On writing a letter

When I was in elementary and middle school in India, our English class included a topic called ‘Letter Writing’. As the name suggests, this involved learning to write formal or friendly letters based on a prompt; such as ‘Write a letter to your local city official about a leaking pipe’, or ‘Write a letter to your cousin describing your latest vacation’.

Like most things in the Indian education system I grew up with in the early nineties, the actual teaching sucked out every aspect of letter writing that involved actual communication. We were graded on how close our letters read like a set of form letters. This meant that the formal letters had to be written in the typical stilted, flowery Indian English style: “I hereby submit my request for your humble perusal.” As if that weren’t bad enough, all I remember of the friendly form letters is that many of them were written by 19th century British noblemen to their relatives, discussing deep, meaningful experiences such as — fox hunts. Unspeakable, uneatable and entirely unrelatable.

When it comes down to writing letters of any kind, even a greeting card, this is the first association that comes to my mind. Is it any wonder that people who go through an education like this completely detest the concept of letters? What grade will my letter get? Will it ever have the savoir-faire of English noblemen writing to each other about fox hunts, or contemplating their beards after a week of sailing solo around Santorini? Colonialism still holds us Indians in its merciless grip, apparently.

All of this is one of two long-winded excuses for why I haven’t written letters to people in a while. Recently, a close friend (she’s Canadian, so I automatically assume a modicum of weirdness) decided to institute a tradition of writing letters to her friends. I highly encouraged her and was gung-ho about it, but after receiving three beautifully written missives, I still found myself unable to write back. Every time a picked up a pen with an intent to write, I saw flashes of a stern Indian schoolteacher ruthlessly wielding her red pen, and was simply too traumatized to continue.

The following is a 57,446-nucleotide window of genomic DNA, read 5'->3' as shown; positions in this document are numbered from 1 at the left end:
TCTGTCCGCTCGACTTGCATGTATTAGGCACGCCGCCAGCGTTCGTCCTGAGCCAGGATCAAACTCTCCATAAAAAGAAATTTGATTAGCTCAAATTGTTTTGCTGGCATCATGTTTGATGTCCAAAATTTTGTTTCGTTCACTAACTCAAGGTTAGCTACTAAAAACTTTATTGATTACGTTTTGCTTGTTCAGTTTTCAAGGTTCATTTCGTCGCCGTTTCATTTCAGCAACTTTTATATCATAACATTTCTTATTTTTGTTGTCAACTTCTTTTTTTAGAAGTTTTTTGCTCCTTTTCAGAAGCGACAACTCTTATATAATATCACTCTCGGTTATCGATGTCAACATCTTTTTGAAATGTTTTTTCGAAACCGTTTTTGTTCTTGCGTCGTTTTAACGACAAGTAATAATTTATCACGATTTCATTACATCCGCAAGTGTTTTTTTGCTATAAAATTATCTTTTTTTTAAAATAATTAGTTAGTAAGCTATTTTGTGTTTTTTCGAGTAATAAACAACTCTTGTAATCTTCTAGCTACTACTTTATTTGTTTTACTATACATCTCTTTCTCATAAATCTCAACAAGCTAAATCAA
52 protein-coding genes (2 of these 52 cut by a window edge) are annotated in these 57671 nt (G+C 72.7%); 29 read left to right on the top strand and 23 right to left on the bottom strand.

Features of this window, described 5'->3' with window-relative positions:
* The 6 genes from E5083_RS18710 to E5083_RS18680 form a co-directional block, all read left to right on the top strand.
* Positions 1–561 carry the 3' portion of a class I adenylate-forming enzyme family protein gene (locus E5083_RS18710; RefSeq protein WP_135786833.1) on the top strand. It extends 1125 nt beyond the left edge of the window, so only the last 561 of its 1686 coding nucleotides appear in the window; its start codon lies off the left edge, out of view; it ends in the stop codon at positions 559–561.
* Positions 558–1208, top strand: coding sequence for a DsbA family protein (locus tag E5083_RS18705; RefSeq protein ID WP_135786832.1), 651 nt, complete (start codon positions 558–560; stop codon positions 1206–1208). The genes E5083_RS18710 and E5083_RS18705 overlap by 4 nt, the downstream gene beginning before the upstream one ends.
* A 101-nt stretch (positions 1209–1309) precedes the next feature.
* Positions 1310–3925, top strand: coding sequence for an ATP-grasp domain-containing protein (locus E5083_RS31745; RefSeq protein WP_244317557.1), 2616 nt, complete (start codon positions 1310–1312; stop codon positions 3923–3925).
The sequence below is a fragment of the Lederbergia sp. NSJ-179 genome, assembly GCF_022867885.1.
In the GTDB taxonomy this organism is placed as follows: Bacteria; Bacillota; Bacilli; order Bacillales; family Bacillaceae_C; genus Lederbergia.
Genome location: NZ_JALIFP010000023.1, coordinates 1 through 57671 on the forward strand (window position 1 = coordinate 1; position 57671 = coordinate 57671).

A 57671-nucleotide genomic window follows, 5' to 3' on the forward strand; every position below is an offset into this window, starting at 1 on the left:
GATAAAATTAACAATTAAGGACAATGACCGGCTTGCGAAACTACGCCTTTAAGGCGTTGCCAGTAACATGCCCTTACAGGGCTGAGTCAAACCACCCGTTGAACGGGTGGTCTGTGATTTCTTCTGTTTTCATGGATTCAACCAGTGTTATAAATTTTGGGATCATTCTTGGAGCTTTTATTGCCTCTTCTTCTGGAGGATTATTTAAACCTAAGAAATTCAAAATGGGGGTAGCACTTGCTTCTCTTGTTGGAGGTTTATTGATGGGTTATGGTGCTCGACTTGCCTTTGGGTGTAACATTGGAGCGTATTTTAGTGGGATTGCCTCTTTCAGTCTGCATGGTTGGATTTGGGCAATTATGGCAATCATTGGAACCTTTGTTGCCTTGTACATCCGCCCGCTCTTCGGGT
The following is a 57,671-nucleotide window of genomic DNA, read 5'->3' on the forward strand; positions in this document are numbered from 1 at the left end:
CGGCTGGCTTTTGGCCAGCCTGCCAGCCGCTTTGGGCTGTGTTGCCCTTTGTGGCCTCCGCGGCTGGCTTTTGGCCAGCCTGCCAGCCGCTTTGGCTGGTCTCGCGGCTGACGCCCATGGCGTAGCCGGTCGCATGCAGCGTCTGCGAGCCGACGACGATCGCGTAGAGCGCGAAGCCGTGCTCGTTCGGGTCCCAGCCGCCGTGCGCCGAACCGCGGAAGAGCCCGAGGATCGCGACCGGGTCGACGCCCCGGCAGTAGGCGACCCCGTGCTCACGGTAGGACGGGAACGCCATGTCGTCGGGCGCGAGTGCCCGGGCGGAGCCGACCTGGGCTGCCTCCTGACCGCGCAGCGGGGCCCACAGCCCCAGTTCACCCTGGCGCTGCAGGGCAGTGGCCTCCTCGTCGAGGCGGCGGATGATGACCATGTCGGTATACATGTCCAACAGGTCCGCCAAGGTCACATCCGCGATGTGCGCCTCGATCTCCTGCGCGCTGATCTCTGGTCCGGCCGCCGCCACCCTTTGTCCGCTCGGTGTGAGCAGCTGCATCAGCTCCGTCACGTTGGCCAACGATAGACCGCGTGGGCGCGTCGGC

The second excuse is probably far more common: “I don’t have anything to write!” This sounded incredulous, even to myself. After reading three letters from my friend describing her life and asking me questions about mine, did I really not have any answers for her? Aye, therein lies the rub. Answers! Must. Have. Them.

We often consider email and texts as far more efficient substitutes for paper letters, but the fact is that they are a faster, but different mode of communication. With email and text, a conversation is far more transactional: a question is asked, an immediate answer expected in response. A few such transactions later, the conversation loop is closed and we expect a new one to begin.

Not so in letters — letters are not about providing immediate answers to questions. Letters are long-term conversations — in which it’s perfectly acceptable to leave a question unanswered for weeks, months or even decades, as long as we acknowledge that the question exists — and we may or may not have an answer for it someday. In a letter, a question can be answered with another question, which can take the conversation futher in directions the correspondents may not have imagined at the outset.